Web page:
* * *

It was a great little run of gigs. I feel quite lucky to be able to work with so many interesting people. And if sometimes being the oldest on stage is a bit of a bittersweet experience (I guess I ought to get used to it as “As Time Goes By”), it is certainly encouraging for the future of the music. From long time residents (like drummer Kevin Dorn, born in Manhattan about 30 years ago – his band, the Traditional Jazz Collective, gigs all over town) to those newly arrived, NYC is still, as ever, a magnet for young, ambitious, and hardworking people. A few of the young “immigrants:” trombonist Emily Asher, transplanted from Washington state for a couple of years to get her Masters degree; trumpeter Gordon Au, from California (I should mention Gordon’s very musical family: brothers Justin and Brandon are fine players who have blown with the Titans in Pismo Beach CA, and Uncle Howard Miyata plays a mean tailgate trombone with High Sierra Jazz Band); young trombonist Matt Musselman from Maryland, a recent graduate of Manhattan School of Music, and one of my subs in the Nighthawks (his band is called Grandpa Musselman and His Syncopators); and trumpeter/vocalist Bria Skonberg, due to arrive any second now. There is most definitely a youth movement going on! I wouldn’t know how to advise these young people about putting together an actual living in NYC: this is one tough town to pay your bills in – but somehow they are doing it. Perhaps I should ask them for advice! The total take from my 6 gigs (minus the expenses) will buy a few bags of groceries, pay back the loan for a couple of textbooks for my younger daughter’s college degree, with about $1.13 left for my pension contribution. Guess I can’t retire yet. I’ll get up tomorrow and go off in search of more students and gigs. I know one musician who was heard to say: “Retire! How can I retire? I’ve never had a job!”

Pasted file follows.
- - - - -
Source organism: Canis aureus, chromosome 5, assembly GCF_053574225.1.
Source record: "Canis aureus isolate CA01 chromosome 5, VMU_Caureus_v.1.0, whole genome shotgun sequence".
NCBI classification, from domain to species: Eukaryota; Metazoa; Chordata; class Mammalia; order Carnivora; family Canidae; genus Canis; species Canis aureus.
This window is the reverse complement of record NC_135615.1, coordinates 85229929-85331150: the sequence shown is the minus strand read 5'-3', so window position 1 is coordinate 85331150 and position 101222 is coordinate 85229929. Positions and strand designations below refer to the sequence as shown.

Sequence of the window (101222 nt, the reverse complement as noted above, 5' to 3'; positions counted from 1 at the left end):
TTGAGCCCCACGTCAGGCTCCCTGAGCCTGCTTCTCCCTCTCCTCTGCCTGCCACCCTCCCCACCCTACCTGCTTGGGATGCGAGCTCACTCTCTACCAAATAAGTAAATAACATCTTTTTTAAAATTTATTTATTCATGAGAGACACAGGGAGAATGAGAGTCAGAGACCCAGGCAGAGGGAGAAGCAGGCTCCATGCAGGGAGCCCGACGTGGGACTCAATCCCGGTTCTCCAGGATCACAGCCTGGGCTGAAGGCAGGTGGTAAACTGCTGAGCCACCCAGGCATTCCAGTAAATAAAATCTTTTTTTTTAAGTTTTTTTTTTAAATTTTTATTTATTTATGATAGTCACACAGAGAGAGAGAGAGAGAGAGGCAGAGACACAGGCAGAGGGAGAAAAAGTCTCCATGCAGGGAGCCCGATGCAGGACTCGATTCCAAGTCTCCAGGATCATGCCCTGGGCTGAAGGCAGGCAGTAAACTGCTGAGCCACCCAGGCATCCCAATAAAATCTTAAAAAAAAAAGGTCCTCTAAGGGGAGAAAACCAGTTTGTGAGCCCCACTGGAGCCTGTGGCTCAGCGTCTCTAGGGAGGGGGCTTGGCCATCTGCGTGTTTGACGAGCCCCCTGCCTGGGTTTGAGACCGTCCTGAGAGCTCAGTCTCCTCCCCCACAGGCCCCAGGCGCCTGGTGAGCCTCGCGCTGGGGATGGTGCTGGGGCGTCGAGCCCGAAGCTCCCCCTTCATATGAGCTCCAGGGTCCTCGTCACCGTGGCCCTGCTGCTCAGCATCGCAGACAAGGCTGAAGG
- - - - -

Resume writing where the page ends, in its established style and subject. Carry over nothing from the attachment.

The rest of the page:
I would be remiss if I didn’t also tip my cap to the folks around here who have been promoting the classic jazz scene for many years, such as: Bruce McNichols, musician, impresario, and radio OKOM producer; Jack Kleinsinger, whose “Highlghts In Jazz” series has run for 37 years; the Sidney Bechet Society, which puts on fine concerts in Manhattan; New Jersey folks like Bruce Gast & the New Jersey Jazz Society; Connecticut jazzers who put together the Hot Steamed Festival and the Great Connecticut Traditional Jazz Festival; & radio hosts such as Rich Conaty on WFUV-FM and Phil Schaap on WKCR-FM. Youth combined with Experience will carry the day for the music we love!

Jim Fryer

August 2010

For more info:  www.jfryer.com, www.terrywaldo.com, www.blissblood.com, www.myspace.com/vincegiordanothenighthawks, http://www.ostwaldjazz.com/., www.coolcatjazz.info,